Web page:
The same thing applies to ghosts, revelations, and the rest of it.  They are all observations of one form or another.  What are the patterns in them?  How can we link them to other observations?  These are the questions of science.

Final Remarks

Science is not the way it is today via assumptions made at its inception.  Rather it is the way it is because it matches itself to the patterns in what we observe around us.  Materialism and determinism (for example) appear to the casual observer to be inherent assumptions from which science springs but I think this has it backwards.  Materialism and determinism are simply assumptions from which a pattern of more effective explanations has been observed over time and so have been adopted as “good practice”.  If, as the quantum revolution seems to be suggesting, things like determinism are not that solid a ground to work with then we will soon see it dropped as a basis for good practice in favour of a better pattern. 

Finally the remarkable thing about science is that it has created a wonderful positive feedback loop.  By matching explanations to observations we have also managed to find better ways of obtaining observations, which then lets us get better observations, which reveal more accurate patterns, and so forth.  In my opinion it is this feedback loop that explains why our planet took well over 4 billions years to develop life and under 10,000 years to get to where we are today.


1. Wonderist - July 6, 2009

Very good. I would add only one thing; but it is a very important thing. Science is crucially about making predictions. We may match explanations to observations all day long, but if those explanations do not make accurate and reliable predictions, then they are useless as science.

For example, “God did it,” is an explanation that can match any observation. But it cannot make any predictions. That is why it’s not science. F=ma or E=mc^2 are ‘explanations’ that make accurate and reliable predictions. That’s why they are science.

I don’t think that the importance of prediction can be emphasized enough. You imply it, but do not express it as explicitly as I think it should be.

2. Ian - July 6, 2009

Good point Wonderist. I did think about this quite a lot and I think predictions are more part of the scientific method than science itself. Predictions are an excellent way (and perhaps the only way) of testing explanations to see if they match observations but I think the concept of predictions sits in that layer above science called the scientific method.

Of course an entirely valid discussion would be whether there are suitable methods other than the scientific method for determining and testing explanations (I can’t think of any that could come close). If there are not then science and the scientific method could potentially be unified but I think the distinction is still important to convey exactly what science is (to me at least).

3. Ken - July 6, 2009

I like this general description of the scientific method by Neil deGrasse Tyson:”
“Do whatever it takes to not fool yourself when trying to understand the world around you.”

4. Ian - July 6, 2009

deGrasse Tyson is an endless font of great quotes 🙂

5. Wonderist - July 7, 2009

“I think the concept of predictions sits in that layer above science called the scientific method. ”

I disagree strongly. Prediction is the foundation of science, not a layer above it. I base this statement on my interpretation of epistemological pragmatism: Truth is usefulness. And by useful I mean: Able to make accurate and reliable predictions. You see, I am saying that the ‘truth’ of something is literally its ability to help us make predictions. That is the foundation of science, not a result of it.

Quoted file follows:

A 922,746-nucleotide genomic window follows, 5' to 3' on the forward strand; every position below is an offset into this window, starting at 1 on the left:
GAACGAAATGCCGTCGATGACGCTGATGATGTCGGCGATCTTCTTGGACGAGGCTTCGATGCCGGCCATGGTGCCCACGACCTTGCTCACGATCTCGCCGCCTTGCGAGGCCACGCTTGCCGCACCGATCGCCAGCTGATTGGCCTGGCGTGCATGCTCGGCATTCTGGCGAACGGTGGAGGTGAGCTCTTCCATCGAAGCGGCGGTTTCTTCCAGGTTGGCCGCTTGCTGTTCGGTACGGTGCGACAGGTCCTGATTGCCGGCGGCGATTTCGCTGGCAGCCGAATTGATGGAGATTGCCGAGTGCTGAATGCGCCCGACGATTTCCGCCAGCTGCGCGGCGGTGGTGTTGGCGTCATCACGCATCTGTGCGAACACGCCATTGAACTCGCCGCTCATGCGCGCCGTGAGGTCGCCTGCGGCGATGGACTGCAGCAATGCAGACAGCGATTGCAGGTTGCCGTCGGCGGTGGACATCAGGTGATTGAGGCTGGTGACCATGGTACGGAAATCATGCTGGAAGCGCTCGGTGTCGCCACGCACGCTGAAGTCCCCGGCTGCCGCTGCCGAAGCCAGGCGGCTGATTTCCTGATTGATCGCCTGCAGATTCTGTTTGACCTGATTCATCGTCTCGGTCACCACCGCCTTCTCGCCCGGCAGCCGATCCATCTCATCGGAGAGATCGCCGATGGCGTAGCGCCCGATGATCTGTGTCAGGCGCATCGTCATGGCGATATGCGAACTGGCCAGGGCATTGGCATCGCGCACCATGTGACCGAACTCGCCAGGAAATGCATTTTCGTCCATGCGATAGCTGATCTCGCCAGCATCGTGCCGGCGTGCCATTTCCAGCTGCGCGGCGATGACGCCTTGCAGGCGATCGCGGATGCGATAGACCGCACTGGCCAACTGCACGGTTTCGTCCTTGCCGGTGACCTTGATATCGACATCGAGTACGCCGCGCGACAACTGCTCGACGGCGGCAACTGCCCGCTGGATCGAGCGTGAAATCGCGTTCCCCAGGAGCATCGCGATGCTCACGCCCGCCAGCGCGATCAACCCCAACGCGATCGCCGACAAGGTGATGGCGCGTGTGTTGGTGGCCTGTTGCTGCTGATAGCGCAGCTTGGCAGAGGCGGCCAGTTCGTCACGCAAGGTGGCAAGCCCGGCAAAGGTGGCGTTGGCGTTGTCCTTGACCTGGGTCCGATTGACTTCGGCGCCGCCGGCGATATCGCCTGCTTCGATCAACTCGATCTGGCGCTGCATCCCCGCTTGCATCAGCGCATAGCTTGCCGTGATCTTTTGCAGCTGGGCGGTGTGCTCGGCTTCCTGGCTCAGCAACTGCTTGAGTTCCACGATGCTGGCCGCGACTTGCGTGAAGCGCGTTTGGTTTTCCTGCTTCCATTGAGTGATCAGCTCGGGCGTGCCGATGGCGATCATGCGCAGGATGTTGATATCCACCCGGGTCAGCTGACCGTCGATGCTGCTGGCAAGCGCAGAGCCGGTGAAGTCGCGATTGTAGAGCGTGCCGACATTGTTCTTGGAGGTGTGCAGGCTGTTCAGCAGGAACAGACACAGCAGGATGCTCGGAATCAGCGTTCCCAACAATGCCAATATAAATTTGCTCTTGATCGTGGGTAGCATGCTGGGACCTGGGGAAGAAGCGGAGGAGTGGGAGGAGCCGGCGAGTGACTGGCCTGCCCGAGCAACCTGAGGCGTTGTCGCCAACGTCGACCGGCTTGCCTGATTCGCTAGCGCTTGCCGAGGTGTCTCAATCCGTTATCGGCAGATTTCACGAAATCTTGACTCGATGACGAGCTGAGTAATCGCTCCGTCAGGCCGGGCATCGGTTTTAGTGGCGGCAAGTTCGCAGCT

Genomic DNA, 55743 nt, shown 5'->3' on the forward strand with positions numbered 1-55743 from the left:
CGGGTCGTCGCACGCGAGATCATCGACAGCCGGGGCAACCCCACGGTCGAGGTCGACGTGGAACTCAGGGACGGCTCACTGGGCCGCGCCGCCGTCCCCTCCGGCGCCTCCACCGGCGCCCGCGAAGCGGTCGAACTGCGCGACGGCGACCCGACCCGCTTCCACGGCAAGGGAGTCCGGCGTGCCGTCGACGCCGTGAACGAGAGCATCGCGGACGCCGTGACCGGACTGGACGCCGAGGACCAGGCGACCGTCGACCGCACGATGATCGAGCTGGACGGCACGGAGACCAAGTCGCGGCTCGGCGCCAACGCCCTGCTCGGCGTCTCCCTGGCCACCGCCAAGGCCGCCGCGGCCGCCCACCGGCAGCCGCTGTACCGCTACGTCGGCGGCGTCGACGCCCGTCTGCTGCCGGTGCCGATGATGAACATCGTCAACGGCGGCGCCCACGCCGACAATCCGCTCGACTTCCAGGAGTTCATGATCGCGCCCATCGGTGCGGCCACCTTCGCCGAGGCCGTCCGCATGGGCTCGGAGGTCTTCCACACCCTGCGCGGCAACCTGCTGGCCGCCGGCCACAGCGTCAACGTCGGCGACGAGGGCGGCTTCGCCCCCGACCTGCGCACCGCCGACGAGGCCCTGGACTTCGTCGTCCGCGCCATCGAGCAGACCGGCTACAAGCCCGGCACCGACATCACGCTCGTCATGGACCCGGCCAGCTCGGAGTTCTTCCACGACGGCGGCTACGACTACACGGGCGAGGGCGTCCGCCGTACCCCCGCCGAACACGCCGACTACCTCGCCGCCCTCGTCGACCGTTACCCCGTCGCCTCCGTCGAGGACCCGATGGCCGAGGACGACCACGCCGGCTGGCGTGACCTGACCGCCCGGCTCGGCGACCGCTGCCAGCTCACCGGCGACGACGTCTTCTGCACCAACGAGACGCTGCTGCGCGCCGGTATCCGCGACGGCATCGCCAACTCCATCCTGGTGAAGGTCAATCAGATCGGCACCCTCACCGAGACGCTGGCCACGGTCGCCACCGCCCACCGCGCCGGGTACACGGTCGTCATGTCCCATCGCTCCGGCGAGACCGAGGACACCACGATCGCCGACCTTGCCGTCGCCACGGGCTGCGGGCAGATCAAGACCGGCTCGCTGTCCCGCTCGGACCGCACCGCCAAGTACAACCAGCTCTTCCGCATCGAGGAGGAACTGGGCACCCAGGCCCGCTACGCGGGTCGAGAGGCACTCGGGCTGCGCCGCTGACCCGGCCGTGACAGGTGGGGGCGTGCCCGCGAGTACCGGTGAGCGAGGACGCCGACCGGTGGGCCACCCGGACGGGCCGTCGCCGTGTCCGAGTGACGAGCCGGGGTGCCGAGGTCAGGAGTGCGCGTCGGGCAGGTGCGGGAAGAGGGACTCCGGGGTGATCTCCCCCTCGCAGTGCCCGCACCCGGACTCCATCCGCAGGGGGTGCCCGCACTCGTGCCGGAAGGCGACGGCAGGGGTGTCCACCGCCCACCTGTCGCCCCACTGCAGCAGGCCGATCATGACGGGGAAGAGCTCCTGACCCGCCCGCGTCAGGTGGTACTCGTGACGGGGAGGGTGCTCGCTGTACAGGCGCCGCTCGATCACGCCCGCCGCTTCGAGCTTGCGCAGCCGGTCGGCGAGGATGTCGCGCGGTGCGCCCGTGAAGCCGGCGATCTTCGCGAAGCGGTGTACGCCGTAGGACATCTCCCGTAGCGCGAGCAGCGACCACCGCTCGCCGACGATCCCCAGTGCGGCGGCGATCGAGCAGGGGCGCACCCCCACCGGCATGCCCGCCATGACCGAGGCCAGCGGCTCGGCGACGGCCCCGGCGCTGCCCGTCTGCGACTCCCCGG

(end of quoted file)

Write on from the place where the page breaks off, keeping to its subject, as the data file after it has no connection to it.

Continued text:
Here’s a metaphor to help clarify: Truth is like an arrow. When an arrow is ‘true’, we mean that it strikes its targets accurately and reliably. The less ‘true’ an arrow is, the less accurate and reliable it is (it may be warped and fly off in random directions). The more ‘true’ it is, the more accurate and reliable.

And so, when we say a scientific theory is ‘true’, we mean the same thing, metaphorically speaking. It is ‘true’ because it is able to make accurate and reliable predictions. Einstein’s Relativity is ‘more’ true than Newton’s Laws of Motion because it makes better predictions, especially in extreme circumstances.

But, we don’t need science to make predictions. Another ‘useful’ tool to make predictions is the natural, innate ability of our brains to make pretty good guesses. This is intuition. Now, intuition, like any other product of evolution, is flawed and imperfect; but it does work, and works pretty well. For example, when someone is telling you a story, and you realize, without knowing how you know, that the person is lying to you, that is an example of intuition. You could be wrong, of course, but on the whole, humans have the ability to read body language and detect subtle changes in voice that help us to detect when someone’s lying to us.

Clearly, using intuition alone is not as reliable or accurate as using science, but it relies on the same pragmatic epistemology: The ability to make predictions. If our intuitions were not able to make any predictions for us, we would not have become the dominant species on the planet. Building on our basic, innate intuition, we developed the scientific method to weed out the systematic flaws in our natural intuitive abilities (such as all the logical and informal fallacies we continually make as individual humans). But science still relies heavily on human intuition, especially in hypothesis formation. It is just that science is a systematization, aggregation, and correction of human intuition. Thus, I claim that prediction is the foundation of science, not some level above it, or some end-product of it.